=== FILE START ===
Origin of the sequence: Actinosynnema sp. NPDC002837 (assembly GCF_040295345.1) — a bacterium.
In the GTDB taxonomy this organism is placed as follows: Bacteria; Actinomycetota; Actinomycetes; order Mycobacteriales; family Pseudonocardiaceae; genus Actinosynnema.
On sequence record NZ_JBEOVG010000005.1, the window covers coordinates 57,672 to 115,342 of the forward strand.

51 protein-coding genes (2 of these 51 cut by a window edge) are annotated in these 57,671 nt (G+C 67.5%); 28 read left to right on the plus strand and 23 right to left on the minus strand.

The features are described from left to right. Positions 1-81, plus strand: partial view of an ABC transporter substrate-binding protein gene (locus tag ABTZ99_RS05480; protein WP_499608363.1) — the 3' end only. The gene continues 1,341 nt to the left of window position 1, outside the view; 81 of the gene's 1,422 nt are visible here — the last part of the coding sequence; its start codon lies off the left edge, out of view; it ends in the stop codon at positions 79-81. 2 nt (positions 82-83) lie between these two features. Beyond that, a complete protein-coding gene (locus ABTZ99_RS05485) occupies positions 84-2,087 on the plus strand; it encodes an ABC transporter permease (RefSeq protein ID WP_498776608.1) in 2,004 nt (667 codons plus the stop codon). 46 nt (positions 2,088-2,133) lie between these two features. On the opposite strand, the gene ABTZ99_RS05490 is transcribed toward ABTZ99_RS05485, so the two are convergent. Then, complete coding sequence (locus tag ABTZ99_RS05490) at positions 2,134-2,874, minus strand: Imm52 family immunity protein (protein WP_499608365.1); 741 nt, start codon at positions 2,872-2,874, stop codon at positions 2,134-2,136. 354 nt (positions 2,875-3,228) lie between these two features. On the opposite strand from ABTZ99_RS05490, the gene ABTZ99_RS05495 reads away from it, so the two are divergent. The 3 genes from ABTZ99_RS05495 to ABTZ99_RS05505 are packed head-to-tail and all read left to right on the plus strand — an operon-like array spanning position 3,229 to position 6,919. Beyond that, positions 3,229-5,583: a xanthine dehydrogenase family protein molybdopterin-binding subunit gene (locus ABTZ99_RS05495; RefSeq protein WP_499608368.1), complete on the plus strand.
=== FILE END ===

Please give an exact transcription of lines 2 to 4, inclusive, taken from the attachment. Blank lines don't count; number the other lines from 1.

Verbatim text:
In the GTDB taxonomy this organism is placed as follows: Bacteria; Actinomycetota; Actinomycetes; order Mycobacteriales; family Pseudonocardiaceae; genus Actinosynnema.
On sequence record NZ_JBEOVG010000005.1, the window covers coordinates 57,672 to 115,342 of the forward strand.

51 protein-coding genes (2 of these 51 cut by a window edge) are annotated in these 57,671 nt (G+C 67.5%); 28 read left to right on the plus strand and 23 right to left on the minus strand.